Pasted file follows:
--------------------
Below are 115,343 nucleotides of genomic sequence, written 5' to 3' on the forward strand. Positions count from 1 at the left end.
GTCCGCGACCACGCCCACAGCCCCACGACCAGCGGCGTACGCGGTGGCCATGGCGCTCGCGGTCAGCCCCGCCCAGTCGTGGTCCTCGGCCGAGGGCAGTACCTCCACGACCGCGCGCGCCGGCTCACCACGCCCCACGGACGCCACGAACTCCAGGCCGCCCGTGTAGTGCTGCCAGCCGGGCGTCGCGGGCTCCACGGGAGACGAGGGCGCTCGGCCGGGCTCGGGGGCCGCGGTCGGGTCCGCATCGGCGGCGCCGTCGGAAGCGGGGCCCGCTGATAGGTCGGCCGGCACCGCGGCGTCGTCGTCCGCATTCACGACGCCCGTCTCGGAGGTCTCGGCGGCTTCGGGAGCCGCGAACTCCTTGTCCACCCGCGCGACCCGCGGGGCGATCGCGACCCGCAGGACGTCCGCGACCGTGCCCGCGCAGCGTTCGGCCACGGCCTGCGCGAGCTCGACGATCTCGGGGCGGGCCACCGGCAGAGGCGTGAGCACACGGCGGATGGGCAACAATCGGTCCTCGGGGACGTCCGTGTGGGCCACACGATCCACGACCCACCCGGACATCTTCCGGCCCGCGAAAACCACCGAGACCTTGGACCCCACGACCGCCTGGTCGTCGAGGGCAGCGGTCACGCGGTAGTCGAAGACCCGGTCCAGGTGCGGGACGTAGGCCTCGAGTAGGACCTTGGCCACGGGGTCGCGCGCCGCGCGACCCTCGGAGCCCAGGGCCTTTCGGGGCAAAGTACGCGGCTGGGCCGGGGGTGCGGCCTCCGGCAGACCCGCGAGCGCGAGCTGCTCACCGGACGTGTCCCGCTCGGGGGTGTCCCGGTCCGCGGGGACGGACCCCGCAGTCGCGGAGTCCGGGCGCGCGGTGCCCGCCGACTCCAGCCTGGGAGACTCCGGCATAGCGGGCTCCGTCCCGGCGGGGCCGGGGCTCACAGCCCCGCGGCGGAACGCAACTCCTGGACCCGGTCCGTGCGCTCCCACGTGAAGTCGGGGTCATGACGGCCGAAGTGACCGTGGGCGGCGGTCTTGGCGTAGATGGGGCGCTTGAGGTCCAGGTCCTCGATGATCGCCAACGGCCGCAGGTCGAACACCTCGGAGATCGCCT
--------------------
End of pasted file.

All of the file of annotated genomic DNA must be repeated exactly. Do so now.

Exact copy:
Below are 115,343 nucleotides of genomic sequence, written 5' to 3' on the forward strand. Positions count from 1 at the left end.
GTCCGCGACCACGCCCACAGCCCCACGACCAGCGGCGTACGCGGTGGCCATGGCGCTCGCGGTCAGCCCCGCCCAGTCGTGGTCCTCGGCCGAGGGCAGTACCTCCACGACCGCGCGCGCCGGCTCACCACGCCCCACGGACGCCACGAACTCCAGGCCGCCCGTGTAGTGCTGCCAGCCGGGCGTCGCGGGCTCCACGGGAGACGAGGGCGCTCGGCCGGGCTCGGGGGCCGCGGTCGGGTCCGCATCGGCGGCGCCGTCGGAAGCGGGGCCCGCTGATAGGTCGGCCGGCACCGCGGCGTCGTCGTCCGCATTCACGACGCCCGTCTCGGAGGTCTCGGCGGCTTCGGGAGCCGCGAACTCCTTGTCCACCCGCGCGACCCGCGGGGCGATCGCGACCCGCAGGACGTCCGCGACCGTGCCCGCGCAGCGTTCGGCCACGGCCTGCGCGAGCTCGACGATCTCGGGGCGGGCCACCGGCAGAGGCGTGAGCACACGGCGGATGGGCAACAATCGGTCCTCGGGGACGTCCGTGTGGGCCACACGATCCACGACCCACCCGGACATCTTCCGGCCCGCGAAAACCACCGAGACCTTGGACCCCACGACCGCCTGGTCGTCGAGGGCAGCGGTCACGCGGTAGTCGAAGACCCGGTCCAGGTGCGGGACGTAGGCCTCGAGTAGGACCTTGGCCACGGGGTCGCGCGCCGCGCGACCCTCGGAGCCCAGGGCCTTTCGGGGCAAAGTACGCGGCTGGGCCGGGGGTGCGGCCTCCGGCAGACCCGCGAGCGCGAGCTGCTCACCGGACGTGTCCCGCTCGGGGGTGTCCCGGTCCGCGGGGACGGACCCCGCAGTCGCGGAGTCCGGGCGCGCGGTGCCCGCCGACTCCAGCCTGGGAGACTCCGGCATAGCGGGCTCCGTCCCGGCGGGGCCGGGGCTCACAGCCCCGCGGCGGAACGCAACTCCTGGACCCGGTCCGTGCGCTCCCACGTGAAGTCGGGGTCATGACGGCCGAAGTGACCGTGGGCGGCGGTCTTGGCGTAGATGGGGCGCTTGAGGTCCAGGTCCTCGATGATCGCCAACGGCCGCAGGTCGAACACCTCGGAGATCGCCT